The IC Medieval and Renaissance Colloquium announces a presentation by Jennifer Lyons, Art History, titled "Synagoga, Ecclesia, and the Typological Imagination at Chartres Cathedral." Prof. Lyons will give her talk on Wednesday, November 16, at 5:30 in Business 103. All interested members of the IC community are invited.
A Ph.D. candidate in history at Rutgers University, Raechel Lutz explores in her essay the visual, historical, and scientific significance of a famous mural from the 1939 New York World's Fair.
Jennifer Germann, Assistant Professor in Art History, and Dr. Heidi A. Strobel, University of Evansville, have published a co-edited volume, Materializing Gender in Eighteenth-Century Europe (Ashgate, 2016). The collected essays analyze a wide variety of material goods and their use, including beds, guns, fans, needle paintings, and mantillas, in relation to normative and subversive gender performances.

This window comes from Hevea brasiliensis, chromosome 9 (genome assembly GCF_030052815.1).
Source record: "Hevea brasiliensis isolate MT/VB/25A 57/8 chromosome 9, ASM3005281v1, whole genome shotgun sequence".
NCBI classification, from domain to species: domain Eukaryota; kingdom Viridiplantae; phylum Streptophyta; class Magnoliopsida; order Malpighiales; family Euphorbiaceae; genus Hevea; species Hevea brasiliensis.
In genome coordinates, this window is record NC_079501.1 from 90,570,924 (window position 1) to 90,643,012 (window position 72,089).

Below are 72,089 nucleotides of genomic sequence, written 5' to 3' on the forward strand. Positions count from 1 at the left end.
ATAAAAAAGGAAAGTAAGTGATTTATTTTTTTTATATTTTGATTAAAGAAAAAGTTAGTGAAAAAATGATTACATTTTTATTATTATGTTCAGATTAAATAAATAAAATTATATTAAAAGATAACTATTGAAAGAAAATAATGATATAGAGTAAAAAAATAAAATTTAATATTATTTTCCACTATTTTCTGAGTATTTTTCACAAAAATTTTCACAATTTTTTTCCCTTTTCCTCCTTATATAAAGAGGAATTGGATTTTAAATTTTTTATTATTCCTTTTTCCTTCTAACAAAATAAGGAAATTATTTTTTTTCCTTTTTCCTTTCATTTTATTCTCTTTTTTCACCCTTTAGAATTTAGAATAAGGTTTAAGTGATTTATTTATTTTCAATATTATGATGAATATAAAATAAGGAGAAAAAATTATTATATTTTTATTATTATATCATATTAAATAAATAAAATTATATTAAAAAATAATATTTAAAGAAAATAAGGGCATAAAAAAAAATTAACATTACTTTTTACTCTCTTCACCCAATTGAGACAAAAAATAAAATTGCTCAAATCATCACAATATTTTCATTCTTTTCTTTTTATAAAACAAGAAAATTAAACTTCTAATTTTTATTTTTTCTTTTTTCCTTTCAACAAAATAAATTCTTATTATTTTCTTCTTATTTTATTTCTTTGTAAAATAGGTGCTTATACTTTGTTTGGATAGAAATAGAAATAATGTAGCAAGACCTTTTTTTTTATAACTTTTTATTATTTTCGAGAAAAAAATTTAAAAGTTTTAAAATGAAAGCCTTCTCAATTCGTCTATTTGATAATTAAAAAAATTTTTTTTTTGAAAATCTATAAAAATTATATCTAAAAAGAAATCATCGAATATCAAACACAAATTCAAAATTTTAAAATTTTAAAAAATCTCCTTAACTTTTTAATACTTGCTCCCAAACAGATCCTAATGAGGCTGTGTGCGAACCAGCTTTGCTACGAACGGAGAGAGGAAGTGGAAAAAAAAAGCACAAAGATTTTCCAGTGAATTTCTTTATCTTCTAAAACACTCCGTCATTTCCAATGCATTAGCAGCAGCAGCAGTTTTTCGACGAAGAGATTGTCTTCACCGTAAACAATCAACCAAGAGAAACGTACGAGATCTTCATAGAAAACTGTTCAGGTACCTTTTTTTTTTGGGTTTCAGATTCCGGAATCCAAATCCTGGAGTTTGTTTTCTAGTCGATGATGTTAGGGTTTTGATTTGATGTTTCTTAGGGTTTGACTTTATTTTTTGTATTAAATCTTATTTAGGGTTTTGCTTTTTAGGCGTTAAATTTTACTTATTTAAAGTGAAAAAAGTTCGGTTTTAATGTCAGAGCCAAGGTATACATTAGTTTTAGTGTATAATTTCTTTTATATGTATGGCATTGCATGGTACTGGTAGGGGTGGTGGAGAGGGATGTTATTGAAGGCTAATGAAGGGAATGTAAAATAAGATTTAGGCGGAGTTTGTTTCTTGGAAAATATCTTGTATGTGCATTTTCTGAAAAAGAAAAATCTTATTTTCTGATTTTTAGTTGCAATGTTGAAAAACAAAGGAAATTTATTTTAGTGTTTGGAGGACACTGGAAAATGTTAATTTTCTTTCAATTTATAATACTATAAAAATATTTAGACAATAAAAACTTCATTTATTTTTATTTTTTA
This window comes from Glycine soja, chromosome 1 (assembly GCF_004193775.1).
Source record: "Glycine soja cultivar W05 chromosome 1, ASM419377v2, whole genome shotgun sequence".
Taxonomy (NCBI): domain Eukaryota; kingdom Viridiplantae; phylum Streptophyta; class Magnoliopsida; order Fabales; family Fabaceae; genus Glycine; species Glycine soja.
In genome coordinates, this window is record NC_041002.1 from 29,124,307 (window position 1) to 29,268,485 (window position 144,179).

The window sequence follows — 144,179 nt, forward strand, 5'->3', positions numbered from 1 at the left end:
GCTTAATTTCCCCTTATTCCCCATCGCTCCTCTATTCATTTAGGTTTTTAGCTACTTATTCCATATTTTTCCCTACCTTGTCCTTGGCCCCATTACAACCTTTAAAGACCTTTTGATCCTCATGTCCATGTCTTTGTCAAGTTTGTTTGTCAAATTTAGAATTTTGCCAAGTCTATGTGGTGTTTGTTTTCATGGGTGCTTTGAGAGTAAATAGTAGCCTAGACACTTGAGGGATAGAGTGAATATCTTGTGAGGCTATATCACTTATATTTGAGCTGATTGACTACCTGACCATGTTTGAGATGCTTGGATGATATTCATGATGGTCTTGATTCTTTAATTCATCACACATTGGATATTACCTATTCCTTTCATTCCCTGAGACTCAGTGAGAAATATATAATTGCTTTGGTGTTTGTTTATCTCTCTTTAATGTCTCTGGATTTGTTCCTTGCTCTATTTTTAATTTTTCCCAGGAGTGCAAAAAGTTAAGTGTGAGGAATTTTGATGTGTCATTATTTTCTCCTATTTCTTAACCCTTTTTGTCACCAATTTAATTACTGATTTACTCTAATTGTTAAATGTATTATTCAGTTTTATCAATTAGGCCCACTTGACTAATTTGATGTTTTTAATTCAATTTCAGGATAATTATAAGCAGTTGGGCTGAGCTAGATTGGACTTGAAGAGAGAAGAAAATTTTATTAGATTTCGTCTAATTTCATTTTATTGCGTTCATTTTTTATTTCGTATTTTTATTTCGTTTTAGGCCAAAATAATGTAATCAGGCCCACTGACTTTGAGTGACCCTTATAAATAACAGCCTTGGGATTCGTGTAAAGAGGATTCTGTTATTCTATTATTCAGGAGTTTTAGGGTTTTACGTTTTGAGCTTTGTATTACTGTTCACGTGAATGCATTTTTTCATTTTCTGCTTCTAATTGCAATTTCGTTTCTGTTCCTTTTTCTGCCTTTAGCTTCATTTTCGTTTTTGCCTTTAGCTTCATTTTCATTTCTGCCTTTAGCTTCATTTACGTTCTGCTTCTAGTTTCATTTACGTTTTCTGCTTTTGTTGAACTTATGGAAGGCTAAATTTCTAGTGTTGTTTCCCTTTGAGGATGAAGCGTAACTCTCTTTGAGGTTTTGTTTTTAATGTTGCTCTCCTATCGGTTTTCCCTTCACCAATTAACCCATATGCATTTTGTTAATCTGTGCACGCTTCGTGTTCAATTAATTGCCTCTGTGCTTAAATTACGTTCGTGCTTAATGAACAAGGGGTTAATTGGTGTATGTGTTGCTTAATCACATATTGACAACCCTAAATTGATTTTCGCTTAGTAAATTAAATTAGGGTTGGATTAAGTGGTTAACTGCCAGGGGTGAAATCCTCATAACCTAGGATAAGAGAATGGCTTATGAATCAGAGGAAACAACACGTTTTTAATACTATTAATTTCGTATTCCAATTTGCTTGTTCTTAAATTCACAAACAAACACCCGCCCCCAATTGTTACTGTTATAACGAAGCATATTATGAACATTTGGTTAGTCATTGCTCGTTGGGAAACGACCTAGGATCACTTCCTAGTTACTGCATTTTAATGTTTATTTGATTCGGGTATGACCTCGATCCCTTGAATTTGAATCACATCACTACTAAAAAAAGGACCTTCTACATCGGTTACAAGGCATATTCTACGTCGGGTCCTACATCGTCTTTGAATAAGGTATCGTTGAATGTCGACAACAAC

For more information and the table of contents, please see:
Submitted on behalf of Yvonne Rogalski, Faculty Chair of the James J. Whalen Academic Symposium:
The quality and diversity of the research and creative projects highlighted in this year's symposium demonstrated the incredible talent of our students and the importance of active learning as a key part of an IC educational experience. On behalf of the committee, we wish to congratulate all of the presenters for jobs well done. Thank you for participating in the Whalen Symposium and sharing your work with the entire campus community.
In addition to the 420 student presenters, and over 60 faculty sponsors, the faculty moderators, abstract reviewers and judges and the staff and student volunteers were a critical part of this year’s event.
Paul Wilson, assistant professor of art history, published an article entitled “Repetition without Reproduction: Esko Männikkö’s The Female Pike” in the journal Photography and Culture.